Wrong kind of vibration. I have a Cummins as well and any vibration you are getting there is due to bad mounts not internals. Those engines all run a harmonic dampener which does the same thing as a balance shaft. A balance shaft counters the harmonic vibration of the crank as 4 cylinder engines or aren’t able to equally apply force 360 degrees around the crank thus making them harmonically unbalanced by nature at higher rpms. The larger displacement of a cylinder the more effect that harmonic unbalance will have. Just about every 2.2l 4 cylinder or larger runs a balance shaft. Inline 6 cylinder and above typically don’t need one and only need a harmonic dampener. All that said since a balance shaft is just a counter rotating eccentric shaft or a weight and has little to no power drain so I have to call bs that you noticed any fuel economy difference. Now if you performed the removal in a controlled environment where nothing else on the engine was replaced tans even the same oil was reused then I would be more open minded. Also harmonic vibration engine damage is well documented thanks to years of research from racing.
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Old 06-12-2019, 04:27 PM   #24 (permalink)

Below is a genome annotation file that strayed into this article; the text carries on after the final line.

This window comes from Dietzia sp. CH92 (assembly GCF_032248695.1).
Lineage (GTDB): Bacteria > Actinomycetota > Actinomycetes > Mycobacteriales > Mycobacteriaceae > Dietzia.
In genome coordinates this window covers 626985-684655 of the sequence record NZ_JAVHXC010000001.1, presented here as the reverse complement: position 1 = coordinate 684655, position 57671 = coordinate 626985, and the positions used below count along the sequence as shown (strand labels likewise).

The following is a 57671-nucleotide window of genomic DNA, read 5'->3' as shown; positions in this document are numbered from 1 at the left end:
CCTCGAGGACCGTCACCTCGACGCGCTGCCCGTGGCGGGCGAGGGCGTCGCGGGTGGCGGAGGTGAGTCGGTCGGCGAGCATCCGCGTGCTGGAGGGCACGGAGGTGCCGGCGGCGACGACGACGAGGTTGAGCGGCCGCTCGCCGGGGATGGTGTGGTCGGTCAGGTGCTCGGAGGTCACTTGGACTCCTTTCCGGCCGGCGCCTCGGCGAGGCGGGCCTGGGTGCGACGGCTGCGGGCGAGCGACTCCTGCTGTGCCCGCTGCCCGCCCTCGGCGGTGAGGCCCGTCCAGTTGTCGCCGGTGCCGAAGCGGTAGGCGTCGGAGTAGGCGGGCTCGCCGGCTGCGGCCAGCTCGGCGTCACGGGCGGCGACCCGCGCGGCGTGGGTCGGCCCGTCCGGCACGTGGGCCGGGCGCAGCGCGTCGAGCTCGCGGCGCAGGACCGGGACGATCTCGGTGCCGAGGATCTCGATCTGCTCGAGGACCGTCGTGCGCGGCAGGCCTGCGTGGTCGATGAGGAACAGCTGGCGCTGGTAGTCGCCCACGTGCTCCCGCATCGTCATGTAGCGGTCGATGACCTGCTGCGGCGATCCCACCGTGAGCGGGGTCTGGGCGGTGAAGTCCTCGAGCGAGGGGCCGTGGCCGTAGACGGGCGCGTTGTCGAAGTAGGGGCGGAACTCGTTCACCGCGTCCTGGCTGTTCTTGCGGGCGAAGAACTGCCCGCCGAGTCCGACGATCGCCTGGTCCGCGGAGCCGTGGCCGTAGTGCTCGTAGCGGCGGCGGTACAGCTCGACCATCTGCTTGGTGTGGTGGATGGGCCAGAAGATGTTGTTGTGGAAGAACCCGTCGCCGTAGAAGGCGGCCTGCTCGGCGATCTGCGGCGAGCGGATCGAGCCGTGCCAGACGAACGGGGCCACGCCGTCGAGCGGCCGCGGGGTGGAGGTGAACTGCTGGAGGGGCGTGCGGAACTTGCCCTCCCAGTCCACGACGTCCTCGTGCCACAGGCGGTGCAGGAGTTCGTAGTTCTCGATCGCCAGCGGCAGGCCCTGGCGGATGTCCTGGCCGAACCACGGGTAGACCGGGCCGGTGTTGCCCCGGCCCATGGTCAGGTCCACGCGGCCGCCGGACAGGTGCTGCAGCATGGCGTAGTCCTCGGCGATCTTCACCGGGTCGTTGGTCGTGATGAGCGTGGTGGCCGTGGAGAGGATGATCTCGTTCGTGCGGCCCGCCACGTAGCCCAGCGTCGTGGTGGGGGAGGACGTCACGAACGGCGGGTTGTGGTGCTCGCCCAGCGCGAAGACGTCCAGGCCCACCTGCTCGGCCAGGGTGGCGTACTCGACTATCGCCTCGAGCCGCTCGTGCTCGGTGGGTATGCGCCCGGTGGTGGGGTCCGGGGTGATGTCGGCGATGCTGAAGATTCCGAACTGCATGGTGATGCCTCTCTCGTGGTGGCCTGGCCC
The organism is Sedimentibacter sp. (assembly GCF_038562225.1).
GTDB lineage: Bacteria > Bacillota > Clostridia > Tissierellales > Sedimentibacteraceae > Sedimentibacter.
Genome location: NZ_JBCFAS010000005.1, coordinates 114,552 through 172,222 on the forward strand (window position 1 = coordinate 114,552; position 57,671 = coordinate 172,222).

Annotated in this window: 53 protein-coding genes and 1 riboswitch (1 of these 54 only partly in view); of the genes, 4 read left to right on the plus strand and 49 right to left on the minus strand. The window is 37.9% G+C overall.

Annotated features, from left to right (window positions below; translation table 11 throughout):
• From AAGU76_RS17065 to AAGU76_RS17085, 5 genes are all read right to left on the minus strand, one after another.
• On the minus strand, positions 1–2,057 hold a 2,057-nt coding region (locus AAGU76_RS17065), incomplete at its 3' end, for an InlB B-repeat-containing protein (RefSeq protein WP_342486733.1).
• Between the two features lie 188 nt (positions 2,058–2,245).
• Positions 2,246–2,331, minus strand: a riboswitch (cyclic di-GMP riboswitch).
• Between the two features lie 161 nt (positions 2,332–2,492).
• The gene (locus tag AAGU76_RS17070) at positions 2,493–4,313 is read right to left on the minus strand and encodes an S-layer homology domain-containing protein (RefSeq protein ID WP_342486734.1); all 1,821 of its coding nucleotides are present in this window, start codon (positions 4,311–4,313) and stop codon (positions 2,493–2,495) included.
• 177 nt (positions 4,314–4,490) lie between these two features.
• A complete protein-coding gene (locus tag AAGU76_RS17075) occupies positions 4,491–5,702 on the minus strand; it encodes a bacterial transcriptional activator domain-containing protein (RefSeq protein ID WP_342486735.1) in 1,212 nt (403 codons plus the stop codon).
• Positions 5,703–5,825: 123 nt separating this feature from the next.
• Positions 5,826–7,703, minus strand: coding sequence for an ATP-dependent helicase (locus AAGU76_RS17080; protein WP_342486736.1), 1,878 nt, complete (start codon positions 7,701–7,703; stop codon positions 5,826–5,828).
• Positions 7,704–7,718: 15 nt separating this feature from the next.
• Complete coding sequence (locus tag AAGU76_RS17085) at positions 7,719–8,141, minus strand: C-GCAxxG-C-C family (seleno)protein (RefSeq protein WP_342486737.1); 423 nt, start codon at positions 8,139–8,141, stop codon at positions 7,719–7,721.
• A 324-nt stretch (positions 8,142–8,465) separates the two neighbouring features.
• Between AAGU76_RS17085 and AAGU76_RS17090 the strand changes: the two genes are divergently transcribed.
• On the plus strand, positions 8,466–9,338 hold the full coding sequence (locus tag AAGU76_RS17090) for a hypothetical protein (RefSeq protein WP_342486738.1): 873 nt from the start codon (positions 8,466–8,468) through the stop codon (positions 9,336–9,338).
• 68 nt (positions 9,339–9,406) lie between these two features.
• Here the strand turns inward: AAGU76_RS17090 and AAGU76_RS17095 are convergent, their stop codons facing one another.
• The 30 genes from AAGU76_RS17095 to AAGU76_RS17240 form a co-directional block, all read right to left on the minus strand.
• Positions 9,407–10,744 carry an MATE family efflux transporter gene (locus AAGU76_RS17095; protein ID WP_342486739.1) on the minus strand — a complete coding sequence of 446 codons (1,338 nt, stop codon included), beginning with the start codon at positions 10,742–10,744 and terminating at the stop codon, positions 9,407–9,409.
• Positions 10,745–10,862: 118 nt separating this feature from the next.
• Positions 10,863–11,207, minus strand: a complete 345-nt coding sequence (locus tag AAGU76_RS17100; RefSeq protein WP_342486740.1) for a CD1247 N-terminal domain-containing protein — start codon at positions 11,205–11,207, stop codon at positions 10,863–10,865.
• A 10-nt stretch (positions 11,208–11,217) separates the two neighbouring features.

eco....something or other
 
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It takes a certain amount of power to rotate a shaft in bearings. It takes exponentially more to rotate an unbalanced shaft, with the amount of power going up as the shaft imbalance and/or rpm increases.

If I am wrong about the effects on mpg, please tell me where the extra mpg are coming from.
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Old 06-13-2019, 07:58 AM   #25 (permalink)
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Off course it cost energy to drive a balance shaft, but I don't think it's much more than marginal in the end, if the bearings are ok. A balance shaft is in trouble from birth, simply because it's purpose is to cause imbalance to counter act the imbalance made by the pistons and rods. The piston-, rods-, and crankshaft assembly is on the other hand designed to be as smooth as possible, but doesn't make it all the way, hence the balance shaft in some engines. I don't find it strange that the balance shaft bearings may wear out quicker than the others.

The old German Ford V4 ("Cologne engine", used in Taunus and Saab 95/96 of the 1960's and 70's) is very prone to wear out in the balance shaft bearings. You can sometimes get an early warning if having an oil pressure gauge. When the bearings fail, it's not uncommon that the fiber plastic gear goes with them, and that will stop the water pump, the radiator fan and the alternator. That happened to me once, and after the failure the engine was running rough, but more silent, without the whining noise from the alternator. A 60 degree V4 without balance shaft is however way worse in balance than a straight-4.

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1975 Saab 96 V4, carburetted stock engine. Usually below 4,5 L100 = above 53 mpg (us) by Burn & Glide with engine shut-off. http://ecomodder.com/forum/em-fuel-l...vehicleid=8470